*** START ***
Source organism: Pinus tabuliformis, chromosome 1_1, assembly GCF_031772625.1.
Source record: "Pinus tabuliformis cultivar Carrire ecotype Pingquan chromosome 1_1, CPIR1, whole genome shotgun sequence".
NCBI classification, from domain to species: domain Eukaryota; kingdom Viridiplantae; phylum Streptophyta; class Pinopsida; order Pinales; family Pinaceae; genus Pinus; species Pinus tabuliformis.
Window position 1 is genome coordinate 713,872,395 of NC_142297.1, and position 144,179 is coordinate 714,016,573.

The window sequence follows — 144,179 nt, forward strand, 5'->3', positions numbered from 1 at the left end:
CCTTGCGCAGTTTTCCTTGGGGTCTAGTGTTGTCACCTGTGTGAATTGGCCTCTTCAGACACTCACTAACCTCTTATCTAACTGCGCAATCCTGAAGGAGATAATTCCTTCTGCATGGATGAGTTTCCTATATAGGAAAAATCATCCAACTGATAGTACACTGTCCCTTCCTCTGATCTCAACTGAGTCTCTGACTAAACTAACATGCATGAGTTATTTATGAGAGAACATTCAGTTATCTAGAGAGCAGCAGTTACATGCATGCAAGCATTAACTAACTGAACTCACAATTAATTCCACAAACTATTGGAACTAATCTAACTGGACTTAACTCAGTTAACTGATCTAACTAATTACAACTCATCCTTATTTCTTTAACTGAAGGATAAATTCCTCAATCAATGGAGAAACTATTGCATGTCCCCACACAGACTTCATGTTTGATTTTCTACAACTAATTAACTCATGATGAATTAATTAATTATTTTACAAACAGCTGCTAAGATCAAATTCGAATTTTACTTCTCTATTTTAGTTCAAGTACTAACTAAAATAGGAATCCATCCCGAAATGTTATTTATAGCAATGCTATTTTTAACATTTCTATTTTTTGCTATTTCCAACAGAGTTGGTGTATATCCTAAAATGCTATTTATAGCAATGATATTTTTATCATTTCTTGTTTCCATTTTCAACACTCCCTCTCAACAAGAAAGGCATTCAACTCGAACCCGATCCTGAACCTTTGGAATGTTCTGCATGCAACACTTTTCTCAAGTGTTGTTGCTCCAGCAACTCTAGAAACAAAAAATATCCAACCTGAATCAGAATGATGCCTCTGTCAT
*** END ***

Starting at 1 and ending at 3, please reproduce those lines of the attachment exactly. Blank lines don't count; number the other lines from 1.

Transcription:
Source organism: Pinus tabuliformis, chromosome 1_1, assembly GCF_031772625.1.
Source record: "Pinus tabuliformis cultivar Carrire ecotype Pingquan chromosome 1_1, CPIR1, whole genome shotgun sequence".
NCBI classification, from domain to species: domain Eukaryota; kingdom Viridiplantae; phylum Streptophyta; class Pinopsida; order Pinales; family Pinaceae; genus Pinus; species Pinus tabuliformis.